Tuesday, January 5, 2016

Concerning Zacchaeus...

Confession...

Each year, I try to read the whole Bible in the calendar year (Jan. 1-Dec. 31), and for the last several years, I've succeeded. This year I did not; when that clock struck 2016, I still had nine days on my reading plan left. And you know what? Thanks to the encouraging words of a friend's blog post (read here if you want), I decided that I would just keep reading it into the new year until I had completed it. (Which I did on the 2nd, woohoo! Check one goal for the new year off already.) ;)

Anyway, one of the last things I read about in this plan was the meeting up of Jesus and Zacchaeus, and for some reason, it struck a new chord with me. I think that must be one of THE FIRST Bible stories you actually remember in Sunday school (sing the song with me, anyone?), and honestly I've probably heard a sermon or four preached on it over the years, and yet...and YET, this year, this time, this reading, I got something fresh. I honestly LOVE that about the Holy Spirit and the Bible. Sure, there is nothing new under the sun, but I'm a person, and persons can be dense, and therefore we are only revealed to in bites we can handle for that season, and then more when we're ready in future seasons. That's one of the best things about reading my Bible every year - what actually keeps me going back - there's so much packed into those 66 books that you really do read something new every time you go through it.

In John 19, Jesus is making hs way through Jericho, and there are massive crowds who have gathered to see him. Enter Zacchaeus - a rich and crooked tax collector, but he wants to see Jesus too, and he's a little guy and darn it, just can't see over the crowd. He climbs a tree to get a glimpse, and wouldn't you know it? Jesus, being awesome, spots him. And then, being even more awesome, mentions that he needs to get down because He, Jesus, was going to his house to be a guest. Ummm, sure okay Jesus, on my way! (That's me, trying to play it cool and casually scramble down the tree, but instead falling because I'm completely freaking out...)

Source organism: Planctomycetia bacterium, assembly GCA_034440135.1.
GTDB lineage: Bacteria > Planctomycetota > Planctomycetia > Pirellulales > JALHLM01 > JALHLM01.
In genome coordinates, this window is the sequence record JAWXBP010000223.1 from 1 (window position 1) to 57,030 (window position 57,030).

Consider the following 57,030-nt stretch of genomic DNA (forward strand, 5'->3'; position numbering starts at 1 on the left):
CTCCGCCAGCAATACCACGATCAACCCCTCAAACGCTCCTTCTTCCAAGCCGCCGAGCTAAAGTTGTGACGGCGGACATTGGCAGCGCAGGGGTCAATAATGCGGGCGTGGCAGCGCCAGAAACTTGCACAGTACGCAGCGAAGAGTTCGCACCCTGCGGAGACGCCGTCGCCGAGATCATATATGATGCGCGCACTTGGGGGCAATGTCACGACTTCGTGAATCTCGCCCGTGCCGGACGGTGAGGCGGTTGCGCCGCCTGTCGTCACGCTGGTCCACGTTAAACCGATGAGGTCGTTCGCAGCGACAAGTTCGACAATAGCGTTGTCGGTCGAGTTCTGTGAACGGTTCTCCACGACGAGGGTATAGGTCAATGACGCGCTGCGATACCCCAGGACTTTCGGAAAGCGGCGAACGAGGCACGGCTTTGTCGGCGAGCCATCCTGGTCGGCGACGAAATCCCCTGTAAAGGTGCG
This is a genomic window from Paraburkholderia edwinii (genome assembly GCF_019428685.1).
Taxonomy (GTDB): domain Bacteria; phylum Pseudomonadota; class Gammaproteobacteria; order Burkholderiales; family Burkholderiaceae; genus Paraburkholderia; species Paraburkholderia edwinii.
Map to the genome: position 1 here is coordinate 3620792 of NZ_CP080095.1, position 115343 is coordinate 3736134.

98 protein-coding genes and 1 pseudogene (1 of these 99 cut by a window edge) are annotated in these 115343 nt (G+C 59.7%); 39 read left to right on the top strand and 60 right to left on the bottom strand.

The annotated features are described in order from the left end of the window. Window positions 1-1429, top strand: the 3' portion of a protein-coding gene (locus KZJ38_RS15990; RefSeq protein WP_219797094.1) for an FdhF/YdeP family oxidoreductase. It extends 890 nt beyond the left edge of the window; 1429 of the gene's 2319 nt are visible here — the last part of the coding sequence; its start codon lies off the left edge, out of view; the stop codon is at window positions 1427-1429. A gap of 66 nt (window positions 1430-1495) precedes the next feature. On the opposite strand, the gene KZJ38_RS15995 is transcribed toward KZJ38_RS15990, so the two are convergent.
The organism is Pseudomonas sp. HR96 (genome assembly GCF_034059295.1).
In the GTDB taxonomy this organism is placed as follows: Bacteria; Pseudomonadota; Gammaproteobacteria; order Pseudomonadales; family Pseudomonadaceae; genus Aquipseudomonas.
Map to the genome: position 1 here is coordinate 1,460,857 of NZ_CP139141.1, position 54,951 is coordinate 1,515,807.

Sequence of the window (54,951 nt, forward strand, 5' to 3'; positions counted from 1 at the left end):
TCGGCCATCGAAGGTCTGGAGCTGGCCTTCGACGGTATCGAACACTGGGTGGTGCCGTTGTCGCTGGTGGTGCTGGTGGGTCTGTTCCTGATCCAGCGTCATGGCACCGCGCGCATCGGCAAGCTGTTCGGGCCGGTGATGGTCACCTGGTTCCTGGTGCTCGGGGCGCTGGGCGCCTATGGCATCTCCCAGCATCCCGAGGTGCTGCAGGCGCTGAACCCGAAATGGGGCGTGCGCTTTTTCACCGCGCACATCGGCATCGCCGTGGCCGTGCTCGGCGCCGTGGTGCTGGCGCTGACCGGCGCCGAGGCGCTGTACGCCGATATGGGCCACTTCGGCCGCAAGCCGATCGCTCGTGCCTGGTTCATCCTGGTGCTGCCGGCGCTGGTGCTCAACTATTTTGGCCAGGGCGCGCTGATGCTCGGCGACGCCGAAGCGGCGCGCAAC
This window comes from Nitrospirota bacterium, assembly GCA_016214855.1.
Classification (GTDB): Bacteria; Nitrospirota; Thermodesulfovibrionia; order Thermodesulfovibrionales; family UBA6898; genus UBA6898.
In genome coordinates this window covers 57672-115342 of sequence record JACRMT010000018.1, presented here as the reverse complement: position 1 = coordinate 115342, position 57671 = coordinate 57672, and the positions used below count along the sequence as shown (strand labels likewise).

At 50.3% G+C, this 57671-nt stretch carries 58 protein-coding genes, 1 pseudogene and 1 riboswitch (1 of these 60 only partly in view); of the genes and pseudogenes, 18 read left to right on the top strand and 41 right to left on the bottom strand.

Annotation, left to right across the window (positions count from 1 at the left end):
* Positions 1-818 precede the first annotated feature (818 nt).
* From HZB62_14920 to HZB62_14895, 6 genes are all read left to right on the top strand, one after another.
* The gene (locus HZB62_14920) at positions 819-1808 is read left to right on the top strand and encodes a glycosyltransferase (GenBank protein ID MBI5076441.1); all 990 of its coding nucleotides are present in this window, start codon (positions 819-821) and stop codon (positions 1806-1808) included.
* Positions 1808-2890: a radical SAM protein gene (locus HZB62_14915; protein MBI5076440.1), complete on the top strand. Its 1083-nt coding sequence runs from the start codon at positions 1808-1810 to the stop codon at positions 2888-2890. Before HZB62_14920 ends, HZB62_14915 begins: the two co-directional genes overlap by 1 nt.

Okay, here is what I want to point out, these Scriptures have literally been replaying in my head for the last several days, and it's John 19:6-10: "Zacchaeus quickly climbed down and took Jesus to his house in great excitement and joy. But the people were displeased. "He has gone to be the guest of a notorious sinner," they grumbled. Meanwhile, Zacchaeus stood before the Lord and said, "I will give half my wealth to the poor, Lord, and if I have cheated poeple on their taxes, I will give them back four times as much!" Jesus responded, "Salvation has come to this home today, for this man has shown himself to be a true son of Abraham. For the Son of Man came to seek and save those who are lost."